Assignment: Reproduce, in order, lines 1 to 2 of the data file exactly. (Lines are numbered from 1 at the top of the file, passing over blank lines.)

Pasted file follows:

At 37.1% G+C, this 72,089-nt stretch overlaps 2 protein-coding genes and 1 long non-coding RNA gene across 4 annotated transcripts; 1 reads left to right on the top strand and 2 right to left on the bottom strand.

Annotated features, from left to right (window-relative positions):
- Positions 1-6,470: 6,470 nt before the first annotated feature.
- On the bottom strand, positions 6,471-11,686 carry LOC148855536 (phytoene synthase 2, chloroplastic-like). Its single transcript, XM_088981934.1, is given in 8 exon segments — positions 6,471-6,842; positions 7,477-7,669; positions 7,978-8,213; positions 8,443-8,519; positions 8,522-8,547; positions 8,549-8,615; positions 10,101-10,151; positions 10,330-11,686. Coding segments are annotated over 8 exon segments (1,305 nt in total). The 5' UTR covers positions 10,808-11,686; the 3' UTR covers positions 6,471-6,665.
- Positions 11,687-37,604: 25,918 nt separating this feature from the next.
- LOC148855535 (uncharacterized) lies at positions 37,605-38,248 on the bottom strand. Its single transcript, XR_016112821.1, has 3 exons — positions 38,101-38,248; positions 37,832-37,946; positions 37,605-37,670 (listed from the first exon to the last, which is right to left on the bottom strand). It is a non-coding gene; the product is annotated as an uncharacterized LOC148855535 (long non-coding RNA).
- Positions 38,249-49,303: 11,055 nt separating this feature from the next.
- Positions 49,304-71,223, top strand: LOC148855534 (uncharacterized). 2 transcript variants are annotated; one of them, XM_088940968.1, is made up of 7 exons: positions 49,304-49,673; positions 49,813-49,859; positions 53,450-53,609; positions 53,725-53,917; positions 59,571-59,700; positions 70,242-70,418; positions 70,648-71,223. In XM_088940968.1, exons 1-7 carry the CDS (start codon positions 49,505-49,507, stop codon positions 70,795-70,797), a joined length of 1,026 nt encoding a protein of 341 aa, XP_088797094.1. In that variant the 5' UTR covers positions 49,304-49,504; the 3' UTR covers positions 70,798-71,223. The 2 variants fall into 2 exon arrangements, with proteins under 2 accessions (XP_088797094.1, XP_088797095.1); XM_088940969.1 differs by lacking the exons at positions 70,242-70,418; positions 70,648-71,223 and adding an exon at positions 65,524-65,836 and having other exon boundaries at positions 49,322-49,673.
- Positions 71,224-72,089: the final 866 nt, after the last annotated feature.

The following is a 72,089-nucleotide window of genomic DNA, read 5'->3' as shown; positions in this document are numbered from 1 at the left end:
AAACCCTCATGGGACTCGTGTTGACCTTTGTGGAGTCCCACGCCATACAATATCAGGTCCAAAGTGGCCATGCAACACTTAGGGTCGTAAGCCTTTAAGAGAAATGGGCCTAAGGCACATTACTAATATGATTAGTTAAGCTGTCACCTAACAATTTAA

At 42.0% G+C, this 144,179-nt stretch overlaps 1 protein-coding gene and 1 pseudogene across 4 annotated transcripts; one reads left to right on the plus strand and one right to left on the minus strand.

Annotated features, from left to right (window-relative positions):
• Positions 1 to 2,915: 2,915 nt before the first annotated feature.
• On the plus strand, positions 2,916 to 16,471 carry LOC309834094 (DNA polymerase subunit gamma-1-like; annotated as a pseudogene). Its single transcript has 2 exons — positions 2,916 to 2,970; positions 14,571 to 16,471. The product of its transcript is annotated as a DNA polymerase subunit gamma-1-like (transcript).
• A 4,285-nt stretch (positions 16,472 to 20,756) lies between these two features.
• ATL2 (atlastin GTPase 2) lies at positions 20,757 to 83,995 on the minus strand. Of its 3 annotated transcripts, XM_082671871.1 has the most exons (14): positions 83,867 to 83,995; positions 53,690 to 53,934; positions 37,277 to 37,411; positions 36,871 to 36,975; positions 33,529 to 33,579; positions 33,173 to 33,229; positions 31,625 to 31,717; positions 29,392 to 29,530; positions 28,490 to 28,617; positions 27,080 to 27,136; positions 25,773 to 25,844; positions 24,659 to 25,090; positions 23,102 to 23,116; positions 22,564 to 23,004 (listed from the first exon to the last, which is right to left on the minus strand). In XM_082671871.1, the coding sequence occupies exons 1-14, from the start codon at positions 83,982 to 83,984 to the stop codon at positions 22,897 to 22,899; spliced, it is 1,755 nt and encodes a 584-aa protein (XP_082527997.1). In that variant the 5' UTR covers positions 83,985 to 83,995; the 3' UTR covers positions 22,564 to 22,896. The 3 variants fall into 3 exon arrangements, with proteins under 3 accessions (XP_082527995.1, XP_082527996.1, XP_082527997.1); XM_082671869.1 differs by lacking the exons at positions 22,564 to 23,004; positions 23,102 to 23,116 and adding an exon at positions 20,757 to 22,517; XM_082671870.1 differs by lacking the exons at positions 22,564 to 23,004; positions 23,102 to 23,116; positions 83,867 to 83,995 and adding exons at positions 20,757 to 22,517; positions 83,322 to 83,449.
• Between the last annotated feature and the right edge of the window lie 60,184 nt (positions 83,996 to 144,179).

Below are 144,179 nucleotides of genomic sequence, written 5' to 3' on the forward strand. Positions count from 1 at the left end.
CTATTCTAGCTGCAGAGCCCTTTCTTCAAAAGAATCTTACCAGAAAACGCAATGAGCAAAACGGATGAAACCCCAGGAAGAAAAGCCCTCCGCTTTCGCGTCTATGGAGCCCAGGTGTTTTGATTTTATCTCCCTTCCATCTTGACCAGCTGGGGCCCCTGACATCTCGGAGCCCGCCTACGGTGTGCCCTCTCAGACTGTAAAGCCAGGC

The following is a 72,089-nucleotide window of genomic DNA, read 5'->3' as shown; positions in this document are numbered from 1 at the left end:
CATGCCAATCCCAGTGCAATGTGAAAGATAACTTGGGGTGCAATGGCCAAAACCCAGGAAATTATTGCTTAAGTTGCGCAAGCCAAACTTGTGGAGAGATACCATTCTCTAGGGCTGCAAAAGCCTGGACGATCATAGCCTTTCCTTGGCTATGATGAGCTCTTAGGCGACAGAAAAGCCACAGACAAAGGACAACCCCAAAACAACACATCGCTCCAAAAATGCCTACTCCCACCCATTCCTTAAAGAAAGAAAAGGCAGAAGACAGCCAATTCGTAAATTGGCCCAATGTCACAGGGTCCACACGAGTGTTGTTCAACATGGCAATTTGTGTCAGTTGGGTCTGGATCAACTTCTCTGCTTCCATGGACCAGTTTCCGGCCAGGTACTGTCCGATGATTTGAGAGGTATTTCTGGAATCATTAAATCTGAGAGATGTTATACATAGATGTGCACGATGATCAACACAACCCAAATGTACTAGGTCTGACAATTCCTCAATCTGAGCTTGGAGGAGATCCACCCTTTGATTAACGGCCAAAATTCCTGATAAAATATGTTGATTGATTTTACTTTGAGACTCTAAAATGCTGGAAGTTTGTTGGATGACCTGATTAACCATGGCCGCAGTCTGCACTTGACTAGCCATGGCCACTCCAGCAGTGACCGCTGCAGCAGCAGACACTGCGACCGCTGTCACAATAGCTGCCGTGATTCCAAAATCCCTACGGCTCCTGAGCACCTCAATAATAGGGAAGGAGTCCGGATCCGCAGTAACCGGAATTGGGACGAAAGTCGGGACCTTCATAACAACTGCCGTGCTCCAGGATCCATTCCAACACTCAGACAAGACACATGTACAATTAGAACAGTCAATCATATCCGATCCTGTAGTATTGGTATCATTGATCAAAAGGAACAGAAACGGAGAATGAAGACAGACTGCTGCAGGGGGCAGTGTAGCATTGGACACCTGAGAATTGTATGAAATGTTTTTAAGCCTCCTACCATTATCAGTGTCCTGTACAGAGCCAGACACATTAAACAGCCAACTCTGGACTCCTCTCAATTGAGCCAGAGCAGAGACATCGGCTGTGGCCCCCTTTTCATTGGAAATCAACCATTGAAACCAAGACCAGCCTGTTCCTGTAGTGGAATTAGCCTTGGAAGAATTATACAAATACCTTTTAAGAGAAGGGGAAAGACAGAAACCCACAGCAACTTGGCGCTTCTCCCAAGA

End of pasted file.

At 37.1% G+C, this 72,089-nt stretch overlaps 2 protein-coding genes and 1 long non-coding RNA gene across 4 annotated transcripts; 1 reads left to right on the top strand and 2 right to left on the bottom strand.

Annotated features, from left to right (window-relative positions):